We are working with other ministries such as environment, agroindustry, production and transport, and in co-ordination with Chief of the Cabinet of Ministers Marcos Peña, on the introduction of flex-fuel engines that can run on any mixture of petrol and ethanol. Also, we are working to set conditions for use of hydrated ethanol as an alternative fuel for light vehicles such as in Brazil.
The fundamental facilitator for this is the flex-fuel technology in the engines. The technology already exists and is fully mature. In Argentina, flex-fuel vehicles still are not available for sale, although, they are manufactured domestically for export markets.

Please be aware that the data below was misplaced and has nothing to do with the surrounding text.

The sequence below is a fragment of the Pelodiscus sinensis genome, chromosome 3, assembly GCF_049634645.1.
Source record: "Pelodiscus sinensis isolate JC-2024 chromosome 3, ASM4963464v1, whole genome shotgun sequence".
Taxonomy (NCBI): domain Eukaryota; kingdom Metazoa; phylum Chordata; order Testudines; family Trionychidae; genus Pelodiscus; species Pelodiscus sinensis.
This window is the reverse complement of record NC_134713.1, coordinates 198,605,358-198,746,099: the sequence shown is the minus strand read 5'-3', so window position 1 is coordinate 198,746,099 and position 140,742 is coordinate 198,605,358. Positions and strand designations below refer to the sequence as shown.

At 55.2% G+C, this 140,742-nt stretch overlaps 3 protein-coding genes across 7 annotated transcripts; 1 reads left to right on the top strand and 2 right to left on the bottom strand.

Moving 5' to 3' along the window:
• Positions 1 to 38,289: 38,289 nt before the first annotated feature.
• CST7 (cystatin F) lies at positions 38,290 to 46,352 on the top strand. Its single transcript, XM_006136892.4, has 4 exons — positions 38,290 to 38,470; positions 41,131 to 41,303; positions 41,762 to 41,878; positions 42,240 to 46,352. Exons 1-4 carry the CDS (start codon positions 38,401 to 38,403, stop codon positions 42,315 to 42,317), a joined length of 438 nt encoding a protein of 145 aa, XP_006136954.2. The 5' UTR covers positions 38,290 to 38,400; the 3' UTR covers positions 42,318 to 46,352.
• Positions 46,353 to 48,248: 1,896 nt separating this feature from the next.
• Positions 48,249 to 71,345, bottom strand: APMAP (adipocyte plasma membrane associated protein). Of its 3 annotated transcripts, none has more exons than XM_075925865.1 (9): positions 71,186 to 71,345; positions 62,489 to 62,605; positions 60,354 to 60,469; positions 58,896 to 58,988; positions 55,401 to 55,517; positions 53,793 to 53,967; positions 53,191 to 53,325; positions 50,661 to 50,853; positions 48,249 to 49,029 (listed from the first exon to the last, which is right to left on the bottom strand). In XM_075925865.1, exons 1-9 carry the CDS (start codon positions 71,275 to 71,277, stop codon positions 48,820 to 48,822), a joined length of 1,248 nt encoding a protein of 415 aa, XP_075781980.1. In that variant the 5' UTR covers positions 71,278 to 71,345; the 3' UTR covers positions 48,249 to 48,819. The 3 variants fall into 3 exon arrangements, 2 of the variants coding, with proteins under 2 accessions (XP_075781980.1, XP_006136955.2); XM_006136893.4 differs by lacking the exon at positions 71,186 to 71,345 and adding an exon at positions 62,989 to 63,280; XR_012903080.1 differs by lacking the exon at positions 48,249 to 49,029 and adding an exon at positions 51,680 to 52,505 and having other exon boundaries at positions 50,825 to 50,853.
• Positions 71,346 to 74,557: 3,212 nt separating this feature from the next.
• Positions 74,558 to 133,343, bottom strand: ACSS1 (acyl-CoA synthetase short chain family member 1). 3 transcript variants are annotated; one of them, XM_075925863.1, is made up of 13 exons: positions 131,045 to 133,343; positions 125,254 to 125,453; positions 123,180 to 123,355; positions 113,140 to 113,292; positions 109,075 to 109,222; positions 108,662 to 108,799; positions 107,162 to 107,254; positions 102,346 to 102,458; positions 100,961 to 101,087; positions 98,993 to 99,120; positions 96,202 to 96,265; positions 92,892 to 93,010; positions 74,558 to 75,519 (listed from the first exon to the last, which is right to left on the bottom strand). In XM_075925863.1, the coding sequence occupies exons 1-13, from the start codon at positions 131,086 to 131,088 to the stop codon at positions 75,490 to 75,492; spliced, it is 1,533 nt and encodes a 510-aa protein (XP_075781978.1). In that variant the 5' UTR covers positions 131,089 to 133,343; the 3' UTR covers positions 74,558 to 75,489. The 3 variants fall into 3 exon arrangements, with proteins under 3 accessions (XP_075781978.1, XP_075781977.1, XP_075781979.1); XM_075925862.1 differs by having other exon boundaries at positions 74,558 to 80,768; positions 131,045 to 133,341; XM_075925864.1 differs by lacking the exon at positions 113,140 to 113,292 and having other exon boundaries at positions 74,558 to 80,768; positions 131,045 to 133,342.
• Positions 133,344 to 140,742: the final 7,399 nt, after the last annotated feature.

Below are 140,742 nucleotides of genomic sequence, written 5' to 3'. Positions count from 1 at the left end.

How will the EU’s opening to Argentine biofuel imports impact the domestic downstream sector?
I don’t expect that it will have an impact because they operate separate from each other. Pricing for biodiesel used locally in mandatory diesel fuel blending is still done taking into consideration scale of the manufacturer. Smaller ones typically are eligible for promotion, while in the case of larger ones, such promotion may be limited or none. Promotions are ruled under Law of the Congress 26093.
Export-oriented companies are currently only allowed to supply foreign markets. Therefore, their sales are subject to bilateral or international negotiation processes.
How is Argentina’s petrochemicals sector developing?
With natural gas from unconventional resources becoming increasingly available, the petrochemicals industry has very good prospects. The petrochemicals industry has played under international, open market rules for several years, largely isolated from domestic political and economic woes.